Parties to UN convention seek breakthrough in anti-desertification effort
"Desertification affects the poorest of the poor by destroying the natural resources upon which their livelihoods depend, leading to hunger and the migration of millions of people," the Convention's Executive Secretary, Hama Arba Diallo, said at the meeting, which runs through 12 October.
"Recent crises in Mongolia, Afghanistan, and other drought-prone countries demonstrate just how vulnerable people in dryland countries are to political and social instability," he said. "The pay-off for investing in efforts to combat desertification today will be fewer refugees and victims of conflict tomorrow."
According to a statement issued today by the Convention's Secretariat, desertification is a major threat on all continents, severely or moderately affecting 110 countries and some 70 per cent of the world's agricultural drylands. What's more, global warming threatens to worsen the impacts on dryland ecosystems. The livelihoods of more than one billion people are or will suffer as a result of desertification, and more than 135 million people are at risk of being displaced as a consequence of severe desertification.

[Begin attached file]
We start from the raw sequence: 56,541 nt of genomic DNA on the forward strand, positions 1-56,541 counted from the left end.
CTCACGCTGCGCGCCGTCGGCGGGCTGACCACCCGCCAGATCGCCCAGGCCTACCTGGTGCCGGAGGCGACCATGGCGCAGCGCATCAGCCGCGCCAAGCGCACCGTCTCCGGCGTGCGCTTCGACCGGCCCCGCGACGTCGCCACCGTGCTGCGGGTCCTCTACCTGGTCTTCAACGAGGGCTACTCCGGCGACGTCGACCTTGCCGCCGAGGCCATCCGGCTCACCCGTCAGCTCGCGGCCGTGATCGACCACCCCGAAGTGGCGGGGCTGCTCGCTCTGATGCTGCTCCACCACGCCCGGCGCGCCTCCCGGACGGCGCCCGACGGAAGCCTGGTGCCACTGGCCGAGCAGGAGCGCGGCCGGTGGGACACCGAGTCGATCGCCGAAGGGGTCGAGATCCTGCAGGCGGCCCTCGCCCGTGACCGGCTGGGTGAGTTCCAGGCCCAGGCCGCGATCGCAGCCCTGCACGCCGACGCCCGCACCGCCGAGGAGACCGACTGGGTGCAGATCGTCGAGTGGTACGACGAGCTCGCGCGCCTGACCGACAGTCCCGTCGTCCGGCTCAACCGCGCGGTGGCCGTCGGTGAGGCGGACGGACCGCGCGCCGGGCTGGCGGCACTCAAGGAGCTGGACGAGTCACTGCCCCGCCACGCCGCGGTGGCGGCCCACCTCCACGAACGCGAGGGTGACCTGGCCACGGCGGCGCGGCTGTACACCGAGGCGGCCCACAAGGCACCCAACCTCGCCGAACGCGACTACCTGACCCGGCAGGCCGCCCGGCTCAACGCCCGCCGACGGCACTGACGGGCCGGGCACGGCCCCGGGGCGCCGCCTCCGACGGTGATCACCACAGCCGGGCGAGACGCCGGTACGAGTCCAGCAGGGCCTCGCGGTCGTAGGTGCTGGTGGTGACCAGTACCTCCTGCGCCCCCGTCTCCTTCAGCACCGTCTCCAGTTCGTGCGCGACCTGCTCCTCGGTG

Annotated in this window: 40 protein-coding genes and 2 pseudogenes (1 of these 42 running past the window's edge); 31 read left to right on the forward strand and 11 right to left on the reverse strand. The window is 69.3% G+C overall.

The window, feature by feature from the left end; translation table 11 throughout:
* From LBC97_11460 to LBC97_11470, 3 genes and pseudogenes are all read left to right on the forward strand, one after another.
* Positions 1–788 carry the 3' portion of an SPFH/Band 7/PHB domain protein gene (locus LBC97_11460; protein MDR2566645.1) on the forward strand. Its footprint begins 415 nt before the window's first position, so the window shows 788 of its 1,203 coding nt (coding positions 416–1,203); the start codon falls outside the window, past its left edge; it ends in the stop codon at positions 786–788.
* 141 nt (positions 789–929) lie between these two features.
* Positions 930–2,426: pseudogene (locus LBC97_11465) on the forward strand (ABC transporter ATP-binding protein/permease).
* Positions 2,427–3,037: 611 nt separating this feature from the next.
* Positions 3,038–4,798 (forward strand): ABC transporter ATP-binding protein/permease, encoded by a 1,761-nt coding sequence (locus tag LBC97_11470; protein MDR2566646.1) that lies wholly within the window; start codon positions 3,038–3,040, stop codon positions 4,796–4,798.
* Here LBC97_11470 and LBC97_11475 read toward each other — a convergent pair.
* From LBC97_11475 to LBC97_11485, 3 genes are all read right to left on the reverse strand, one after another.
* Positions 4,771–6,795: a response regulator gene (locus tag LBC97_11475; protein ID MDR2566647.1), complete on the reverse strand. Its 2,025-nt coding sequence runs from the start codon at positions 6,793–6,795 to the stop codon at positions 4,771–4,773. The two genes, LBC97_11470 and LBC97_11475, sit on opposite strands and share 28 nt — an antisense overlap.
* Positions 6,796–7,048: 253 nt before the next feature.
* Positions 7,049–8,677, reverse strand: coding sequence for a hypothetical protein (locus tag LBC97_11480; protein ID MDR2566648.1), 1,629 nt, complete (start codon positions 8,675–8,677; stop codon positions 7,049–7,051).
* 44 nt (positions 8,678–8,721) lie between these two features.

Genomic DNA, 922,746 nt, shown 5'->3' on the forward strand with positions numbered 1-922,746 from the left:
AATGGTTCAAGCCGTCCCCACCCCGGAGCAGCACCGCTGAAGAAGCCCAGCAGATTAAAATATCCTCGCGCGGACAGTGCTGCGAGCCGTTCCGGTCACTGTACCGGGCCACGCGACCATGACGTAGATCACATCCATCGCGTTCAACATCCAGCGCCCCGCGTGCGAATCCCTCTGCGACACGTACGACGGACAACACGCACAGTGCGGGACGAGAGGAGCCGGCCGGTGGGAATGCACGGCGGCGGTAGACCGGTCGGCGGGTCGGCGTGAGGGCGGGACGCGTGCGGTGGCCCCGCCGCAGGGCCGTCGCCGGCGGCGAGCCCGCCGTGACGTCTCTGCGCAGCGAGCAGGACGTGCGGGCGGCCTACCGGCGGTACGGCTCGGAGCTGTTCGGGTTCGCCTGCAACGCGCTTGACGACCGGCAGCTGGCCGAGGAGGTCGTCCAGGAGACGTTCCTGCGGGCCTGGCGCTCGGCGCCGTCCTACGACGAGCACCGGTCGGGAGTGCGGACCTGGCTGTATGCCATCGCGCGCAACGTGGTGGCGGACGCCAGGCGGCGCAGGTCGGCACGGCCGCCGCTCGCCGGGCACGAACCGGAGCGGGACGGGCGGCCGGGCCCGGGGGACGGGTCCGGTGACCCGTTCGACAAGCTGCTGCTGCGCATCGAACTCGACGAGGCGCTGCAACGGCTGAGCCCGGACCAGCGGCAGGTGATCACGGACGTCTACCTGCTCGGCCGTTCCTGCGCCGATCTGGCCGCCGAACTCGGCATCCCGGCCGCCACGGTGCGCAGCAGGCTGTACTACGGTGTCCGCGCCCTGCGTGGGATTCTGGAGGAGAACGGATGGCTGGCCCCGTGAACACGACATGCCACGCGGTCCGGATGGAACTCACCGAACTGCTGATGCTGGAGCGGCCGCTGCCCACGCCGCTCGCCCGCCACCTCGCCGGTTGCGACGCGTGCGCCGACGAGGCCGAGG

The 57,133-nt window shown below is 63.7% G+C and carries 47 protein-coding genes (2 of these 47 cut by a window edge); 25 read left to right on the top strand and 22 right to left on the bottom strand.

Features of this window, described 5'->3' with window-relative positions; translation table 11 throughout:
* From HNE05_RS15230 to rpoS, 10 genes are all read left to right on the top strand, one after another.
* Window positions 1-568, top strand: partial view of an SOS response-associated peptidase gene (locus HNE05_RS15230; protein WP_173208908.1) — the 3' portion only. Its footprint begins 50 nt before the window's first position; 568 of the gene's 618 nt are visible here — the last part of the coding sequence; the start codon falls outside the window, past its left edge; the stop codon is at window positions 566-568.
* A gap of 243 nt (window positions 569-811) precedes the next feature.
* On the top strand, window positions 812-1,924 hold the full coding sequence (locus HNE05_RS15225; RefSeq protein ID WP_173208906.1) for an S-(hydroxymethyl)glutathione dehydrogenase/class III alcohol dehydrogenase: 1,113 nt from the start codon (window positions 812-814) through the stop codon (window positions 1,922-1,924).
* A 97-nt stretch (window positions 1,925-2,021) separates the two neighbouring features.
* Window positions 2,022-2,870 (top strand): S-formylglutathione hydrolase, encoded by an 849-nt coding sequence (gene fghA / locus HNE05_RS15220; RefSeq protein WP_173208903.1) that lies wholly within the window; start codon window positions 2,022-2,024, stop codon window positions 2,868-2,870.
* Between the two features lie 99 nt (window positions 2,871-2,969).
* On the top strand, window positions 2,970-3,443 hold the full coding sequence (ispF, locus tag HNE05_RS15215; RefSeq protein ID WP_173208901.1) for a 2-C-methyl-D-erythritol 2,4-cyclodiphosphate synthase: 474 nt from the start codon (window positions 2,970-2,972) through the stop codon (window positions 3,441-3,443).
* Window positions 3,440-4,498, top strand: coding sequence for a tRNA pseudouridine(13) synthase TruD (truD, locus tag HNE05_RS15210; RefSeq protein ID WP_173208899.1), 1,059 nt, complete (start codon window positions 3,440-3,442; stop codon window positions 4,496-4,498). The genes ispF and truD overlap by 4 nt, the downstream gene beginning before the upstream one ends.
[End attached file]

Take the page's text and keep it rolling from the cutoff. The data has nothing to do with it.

Progress under the Convention, which was adopted in 1994 in Paris, has been slowed by a lack of sufficient international funding and by the challenges of reforming domestic institutions and policies in affected countries, the statement also said. Unlike the climate change, biodiversity, and ozone treaties, the desertification agreement has lacked a predictable source of multilateral funding. Now, however, the Washington DC-based Global Environment Facility is considering adding land degradation to its current list of four focal areas.
Meanwhile, the Convention has now received some 175 national reports from affected countries and donor governments, making it possible to evaluate progress to date and identify success stories, according to the statement. They point the way forward to a global anti-desertification strategy based on international partnerships, mainstreaming desertification policies into national planning, decentralization and land reform, a more resolute involvement of civil society, and a push for more legislative reforms.